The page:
{I don’t mean the careful editing process any writer needs to allow room for; I’m referring to the O.C.D tendency that is attached to excessive editing caused when a writer or artist compares their style of writing and content to others we may see as being ”better than” ourselves.}

In the end our writing and the publishing of that work is an act of faith.

In the end it belongs to God. It requires resting broken, fallible words into His infallible hands, for Him to mold and use as He wills.

There, in our nightmares, we who cry out almost breathlessly, ‘Jesus please help me’, will hear the words “Jesus is Victor” spoken back to us; and as the nightmare fades on our hearts realignment with this truth, God, through the Holy Spirit, will teach us how, even in the midst of our breathtaking-tears, we can still find life.

This is where one of Calvin’s statements in his commentary on John finds traction today:

Christ’s voice gives life; As Christ is the only mirror of the grace of God, we are taught…that we ought not to judge the love of God from the condition which we see before our eyes’[ii]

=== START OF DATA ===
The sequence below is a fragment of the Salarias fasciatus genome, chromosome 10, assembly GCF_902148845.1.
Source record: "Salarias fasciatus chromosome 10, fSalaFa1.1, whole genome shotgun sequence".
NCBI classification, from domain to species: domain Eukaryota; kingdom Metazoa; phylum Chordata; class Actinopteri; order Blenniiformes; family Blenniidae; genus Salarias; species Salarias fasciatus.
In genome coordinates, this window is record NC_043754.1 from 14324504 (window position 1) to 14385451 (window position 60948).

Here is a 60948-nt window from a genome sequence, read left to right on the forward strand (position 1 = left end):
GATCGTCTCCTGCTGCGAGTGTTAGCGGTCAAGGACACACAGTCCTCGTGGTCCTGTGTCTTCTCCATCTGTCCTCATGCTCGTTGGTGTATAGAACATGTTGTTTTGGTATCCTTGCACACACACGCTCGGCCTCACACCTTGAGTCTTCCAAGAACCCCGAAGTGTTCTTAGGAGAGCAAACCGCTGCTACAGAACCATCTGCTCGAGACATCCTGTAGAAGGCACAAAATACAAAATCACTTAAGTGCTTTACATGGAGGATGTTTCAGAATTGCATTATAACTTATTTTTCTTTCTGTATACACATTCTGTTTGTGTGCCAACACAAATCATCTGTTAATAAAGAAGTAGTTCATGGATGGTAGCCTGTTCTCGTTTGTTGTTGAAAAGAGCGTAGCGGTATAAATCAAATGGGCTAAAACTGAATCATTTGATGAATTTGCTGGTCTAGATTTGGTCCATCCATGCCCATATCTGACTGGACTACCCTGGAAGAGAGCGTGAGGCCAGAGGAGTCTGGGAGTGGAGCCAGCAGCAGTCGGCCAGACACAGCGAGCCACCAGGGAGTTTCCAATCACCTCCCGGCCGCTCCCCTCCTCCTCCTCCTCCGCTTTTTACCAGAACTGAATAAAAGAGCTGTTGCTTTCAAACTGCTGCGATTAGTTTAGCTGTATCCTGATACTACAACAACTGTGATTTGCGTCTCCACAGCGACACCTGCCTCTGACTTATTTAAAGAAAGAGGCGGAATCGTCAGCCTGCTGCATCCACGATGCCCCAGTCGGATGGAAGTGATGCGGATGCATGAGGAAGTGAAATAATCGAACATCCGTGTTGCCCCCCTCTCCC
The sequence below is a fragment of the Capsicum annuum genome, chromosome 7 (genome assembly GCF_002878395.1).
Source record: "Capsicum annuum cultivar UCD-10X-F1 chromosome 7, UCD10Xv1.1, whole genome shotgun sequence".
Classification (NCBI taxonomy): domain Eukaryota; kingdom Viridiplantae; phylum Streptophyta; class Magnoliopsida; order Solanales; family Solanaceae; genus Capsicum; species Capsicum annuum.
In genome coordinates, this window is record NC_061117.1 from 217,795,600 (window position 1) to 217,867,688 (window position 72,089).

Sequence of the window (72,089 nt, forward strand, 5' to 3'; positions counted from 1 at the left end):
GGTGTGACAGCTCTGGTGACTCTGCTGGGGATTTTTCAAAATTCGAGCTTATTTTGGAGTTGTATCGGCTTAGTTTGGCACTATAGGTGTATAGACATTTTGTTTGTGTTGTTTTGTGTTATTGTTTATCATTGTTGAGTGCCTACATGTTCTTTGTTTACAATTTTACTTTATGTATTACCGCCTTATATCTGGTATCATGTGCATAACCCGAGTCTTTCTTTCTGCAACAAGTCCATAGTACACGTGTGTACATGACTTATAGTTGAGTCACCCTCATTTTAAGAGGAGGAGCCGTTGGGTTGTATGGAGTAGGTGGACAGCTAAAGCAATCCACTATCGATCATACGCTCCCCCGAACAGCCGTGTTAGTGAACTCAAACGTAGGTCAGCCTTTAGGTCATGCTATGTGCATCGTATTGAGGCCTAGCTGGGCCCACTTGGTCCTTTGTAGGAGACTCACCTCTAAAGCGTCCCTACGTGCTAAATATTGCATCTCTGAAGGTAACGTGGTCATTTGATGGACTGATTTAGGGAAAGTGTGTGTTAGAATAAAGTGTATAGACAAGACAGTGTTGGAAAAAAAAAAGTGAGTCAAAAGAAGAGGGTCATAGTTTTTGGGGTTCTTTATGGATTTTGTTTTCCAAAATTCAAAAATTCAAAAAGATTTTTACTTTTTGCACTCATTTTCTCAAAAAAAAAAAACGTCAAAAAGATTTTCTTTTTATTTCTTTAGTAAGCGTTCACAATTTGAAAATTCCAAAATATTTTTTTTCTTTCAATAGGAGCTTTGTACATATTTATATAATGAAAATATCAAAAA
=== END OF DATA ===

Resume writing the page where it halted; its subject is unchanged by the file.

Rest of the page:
Once we neutralize our insecurity by telling ourselves the truth, by trusting in God’s claim on us that says we are capable, accepted, and loved, we begin our journey towards eliminating the obstacles that stop clear and effective communication.

This will, from the beginning, make us better people, more authentic Christians and better communicators.

Sources:

[i] Brown, B. 2010 The Gifts of Imperfection Hazelden Kindle Ed. (p.12-13)

[ii] Calvin, J: 1509-1564 Commentary of John Sourced from CCEL.org (p.364-365)

 

Weekend Kick-starter

…’Nothing is more natural than for spring, in its turns to succeed winter, summer spring, and autumn summer; but in this series the variations are so great and so unequal as to make it very apparent that every single year, month, and day, is regulated by a new and special providence of God’.

(John Calvin, ‘Institutes of the Christian Religion’ (Kindle ed. Loc. 3601-3607)